Oops- forgot to mention how much NOW i prefer women with muscle, how I prefer myself with muscle, and I find it shocking that most men and women seem to balk at any kind of bulk on a woman. I balked at muscle to begin with, but I changed my mind as I got stronger.

  85. Tracey
    June 19, 2009 at 2:29 pm

    Nature<!– body { font-family: Trebuchet MS, Verdana; font-size: 10pt; color: #333399; margin-top: 5px; margin-left: 30px; } img { margin-top: 5px; margin-left: -30px; } –>
    I think this article brings up an interesting topic. My question is though..if you want to look more muscular what is involved, and if you’d rather be a bit leaner (more like a “Pilates Body”) how do you achieve that??? I mean,have we really determined what causes a woman to look “bulky”. This article seems more about how we feel about it…

  86. […] not just me. Check out the poll in this pieceby trainer Leigh Peele, in which 41 percent of 200 women surveyed reported that they never find […]

  87. […] This is a follow up post the post I put up about “Defining Bulky.” […]

  88. Interesting and controversial article! As someone who regularly writes about women’s strength training, this is a hoary old chestnut of an issue for me. Briefly, my views are:
    – looking “bulky” is (still) mostly to do with body composition, not with the size of your muscles
    – doing heavy weight training will not make you look bulky, it’s the diet that goes along with training that mostly determines how you look (it’s an 80/20 thing)
    – you have to make the best of what you are born with. I’m an endomorph with a long torso and short legs and any extra weight goes to my hips. That’s genetic, folks. If someone saw me squatting in the gym with my (ahem) ‘powerful’ thighs and assumed that they were that size because I was squatting, they would be wrong!! They do not know that my thighs were even bigger before I started training. You can’t look at a snapshot of someone and accurately determine how they got that way.
    – all women should do weight training, it is vitally important for health and wellbeing

    I appreciate that the debate needs to move on and that perfectly intelligent and sensible women will look at some well known figures (Hilary Swank, the Crossfit girls, Madonna) and think ‘I don’t want to look like that’. But they are still not completely understanding the causes and effects. It’s diet, diet, diet, diet, diet, diet….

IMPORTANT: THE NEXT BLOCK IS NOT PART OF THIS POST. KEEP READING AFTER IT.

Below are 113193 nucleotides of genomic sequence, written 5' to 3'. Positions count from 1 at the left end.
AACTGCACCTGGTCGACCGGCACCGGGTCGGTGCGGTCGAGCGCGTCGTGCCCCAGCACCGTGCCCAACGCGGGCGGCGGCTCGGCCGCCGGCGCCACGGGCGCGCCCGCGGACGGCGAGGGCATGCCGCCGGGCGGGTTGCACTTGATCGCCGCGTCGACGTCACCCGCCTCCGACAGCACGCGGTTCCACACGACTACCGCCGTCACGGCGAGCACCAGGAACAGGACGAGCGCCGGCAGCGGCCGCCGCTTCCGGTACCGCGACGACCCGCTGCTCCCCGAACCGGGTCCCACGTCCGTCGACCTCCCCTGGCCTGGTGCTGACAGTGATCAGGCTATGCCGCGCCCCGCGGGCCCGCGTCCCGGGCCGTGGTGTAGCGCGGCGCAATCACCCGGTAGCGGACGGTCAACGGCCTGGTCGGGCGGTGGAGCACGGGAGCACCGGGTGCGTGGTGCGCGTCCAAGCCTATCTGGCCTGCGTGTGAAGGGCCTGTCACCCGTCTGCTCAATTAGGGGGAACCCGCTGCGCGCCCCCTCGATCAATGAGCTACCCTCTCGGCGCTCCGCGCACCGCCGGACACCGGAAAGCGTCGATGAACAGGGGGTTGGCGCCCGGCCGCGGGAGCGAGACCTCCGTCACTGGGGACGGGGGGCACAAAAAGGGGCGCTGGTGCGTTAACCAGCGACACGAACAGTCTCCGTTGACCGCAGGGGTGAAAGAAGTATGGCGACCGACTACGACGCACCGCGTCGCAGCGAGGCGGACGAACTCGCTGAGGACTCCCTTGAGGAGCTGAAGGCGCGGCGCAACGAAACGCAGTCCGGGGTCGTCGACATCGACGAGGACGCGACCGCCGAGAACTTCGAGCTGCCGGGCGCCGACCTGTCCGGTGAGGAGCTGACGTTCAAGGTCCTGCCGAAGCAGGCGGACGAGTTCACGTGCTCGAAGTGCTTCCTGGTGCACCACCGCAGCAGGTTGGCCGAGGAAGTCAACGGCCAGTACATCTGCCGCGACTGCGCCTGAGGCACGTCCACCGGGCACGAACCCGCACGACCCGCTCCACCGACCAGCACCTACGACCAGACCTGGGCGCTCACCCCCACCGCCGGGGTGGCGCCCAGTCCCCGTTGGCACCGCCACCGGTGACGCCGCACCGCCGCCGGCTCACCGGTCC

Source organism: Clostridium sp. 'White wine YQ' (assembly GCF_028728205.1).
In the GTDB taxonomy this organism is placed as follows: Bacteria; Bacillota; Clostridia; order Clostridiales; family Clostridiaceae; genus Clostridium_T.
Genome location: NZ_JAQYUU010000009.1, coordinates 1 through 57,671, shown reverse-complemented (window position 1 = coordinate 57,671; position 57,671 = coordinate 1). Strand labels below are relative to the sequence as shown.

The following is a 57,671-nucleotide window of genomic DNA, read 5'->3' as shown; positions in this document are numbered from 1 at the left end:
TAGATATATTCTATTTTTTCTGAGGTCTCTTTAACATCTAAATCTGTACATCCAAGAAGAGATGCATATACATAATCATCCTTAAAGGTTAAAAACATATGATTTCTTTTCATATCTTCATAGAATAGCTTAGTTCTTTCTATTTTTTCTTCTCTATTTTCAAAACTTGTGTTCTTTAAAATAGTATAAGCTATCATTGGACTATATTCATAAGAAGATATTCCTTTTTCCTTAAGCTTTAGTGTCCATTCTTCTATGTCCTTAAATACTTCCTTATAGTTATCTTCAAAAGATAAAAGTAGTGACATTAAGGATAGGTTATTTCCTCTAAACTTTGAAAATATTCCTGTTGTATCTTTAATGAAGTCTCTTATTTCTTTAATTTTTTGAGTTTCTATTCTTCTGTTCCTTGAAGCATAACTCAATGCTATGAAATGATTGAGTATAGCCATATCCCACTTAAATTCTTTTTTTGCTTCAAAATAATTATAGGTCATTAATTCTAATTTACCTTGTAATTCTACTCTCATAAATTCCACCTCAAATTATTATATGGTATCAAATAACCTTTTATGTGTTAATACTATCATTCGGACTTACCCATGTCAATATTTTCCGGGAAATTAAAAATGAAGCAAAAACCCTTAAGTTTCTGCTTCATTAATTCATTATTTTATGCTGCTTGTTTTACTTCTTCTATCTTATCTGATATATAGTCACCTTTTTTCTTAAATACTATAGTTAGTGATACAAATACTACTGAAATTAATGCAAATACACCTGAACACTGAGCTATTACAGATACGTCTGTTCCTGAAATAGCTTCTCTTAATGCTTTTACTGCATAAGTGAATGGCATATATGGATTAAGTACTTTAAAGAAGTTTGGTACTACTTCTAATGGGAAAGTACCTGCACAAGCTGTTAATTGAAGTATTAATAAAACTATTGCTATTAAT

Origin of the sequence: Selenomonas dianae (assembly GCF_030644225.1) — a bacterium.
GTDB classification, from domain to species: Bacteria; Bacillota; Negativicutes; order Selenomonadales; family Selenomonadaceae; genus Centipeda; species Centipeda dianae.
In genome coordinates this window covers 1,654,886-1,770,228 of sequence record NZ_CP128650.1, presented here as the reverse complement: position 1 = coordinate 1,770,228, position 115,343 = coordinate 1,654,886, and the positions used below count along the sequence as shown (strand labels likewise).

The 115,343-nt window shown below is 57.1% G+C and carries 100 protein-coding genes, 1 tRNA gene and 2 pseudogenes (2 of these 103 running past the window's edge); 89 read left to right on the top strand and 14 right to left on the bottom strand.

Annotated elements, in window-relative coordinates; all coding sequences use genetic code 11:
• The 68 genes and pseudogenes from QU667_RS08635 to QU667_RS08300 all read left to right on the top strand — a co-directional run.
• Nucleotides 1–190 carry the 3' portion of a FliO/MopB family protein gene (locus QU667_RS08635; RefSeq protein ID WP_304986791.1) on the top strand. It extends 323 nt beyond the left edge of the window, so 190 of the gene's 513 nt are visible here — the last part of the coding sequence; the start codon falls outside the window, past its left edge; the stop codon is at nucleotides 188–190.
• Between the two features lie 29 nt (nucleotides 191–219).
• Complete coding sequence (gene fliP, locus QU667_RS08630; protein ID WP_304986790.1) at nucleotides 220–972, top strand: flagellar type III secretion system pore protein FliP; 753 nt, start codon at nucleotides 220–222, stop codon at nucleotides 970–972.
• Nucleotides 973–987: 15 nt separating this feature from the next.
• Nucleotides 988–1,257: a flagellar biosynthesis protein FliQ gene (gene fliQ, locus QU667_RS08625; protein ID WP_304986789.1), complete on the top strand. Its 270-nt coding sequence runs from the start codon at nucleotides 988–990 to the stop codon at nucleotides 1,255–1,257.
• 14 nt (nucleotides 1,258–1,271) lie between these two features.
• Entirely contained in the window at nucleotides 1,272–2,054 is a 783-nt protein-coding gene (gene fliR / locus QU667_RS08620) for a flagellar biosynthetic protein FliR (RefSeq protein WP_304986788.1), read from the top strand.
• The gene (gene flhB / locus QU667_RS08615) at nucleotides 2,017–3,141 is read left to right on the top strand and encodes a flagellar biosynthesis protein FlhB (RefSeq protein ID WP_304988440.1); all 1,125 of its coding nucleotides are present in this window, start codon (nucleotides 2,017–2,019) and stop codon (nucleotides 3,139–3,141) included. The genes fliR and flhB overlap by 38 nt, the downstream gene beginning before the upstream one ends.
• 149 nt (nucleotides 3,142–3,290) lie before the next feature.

89. […] the web: Leigh’s two posts (here and here) on what women consider “bulky” in a woman (not was is bulky, but what the […]

  90. Randy Kaiser
    June 24, 2009 at 3:16 pm

    I really liked the poll as it gives us some insight into the female perception. The problem I have with the theme of this article is that if we solely teach and create the idea that we exercise and lift weights to get a particular look then as fitness professionals we are failing. I understand that looking good is important and is a much wanted positive side effect of exercise, however the article discusses putting forth the truth. So let’s be completely truthful here. We need our clients whether male of female to retain lean mass for more important reasons than just looks. Quality of life comes to mind. As those “skinny minnies” age and lose more and more lean mass there are serious negative side effects. We as health professionals need to focus on what’s healthy and reinforce the truth about healthy bodies in combination with the client’s goal.

    An example. If you break your arm and go to the doctor and he/she says,”Well we need to put a cast on your arm as that is the only way to fix the break”. Your response is,”no I don’t like how that looks on me so I will just let it heal on its own”. As you age, the truth of the matter is there will be a significant reduction in your quality of life. Let’s not just be concerned with the now but let’s lead our clients into the future.

    Thanks and have a great day!

    Randy Kaiser, M.Ed., ACSM Health Fitness Specialist
    KaiserFitness, LLC

  91. […] Leigh Peele wrote an interesting post today onBulky Muscles and Female Training | Leigh PeeleHere’s a quick excerpt […]

  92. Carlito
    July 2, 2009 at 4:18 pm

    It’s a shame when you have other women claiming Jessica Biel’s former body as “bulky” and not their ideal physique.  I’m a pretty good looking guy and if I have two women side-by-side.  One with Biel’s physique and a thinner chic.  You better be damn right I’ll pick the more athletic (notice I said athletic not bulky, bulky is an off season bodybuilders body) built woman.
    I think in this day and age.  With a growing majority of women who see fat/chubby as the norm.  An athletic girl is suddenly peculiar, abnormal and hence use the word “bulky”.  Cause one would have to sacrifice a lot to achieve this thus claiming it as not ideal makes them feel more “comfortable” about their physique.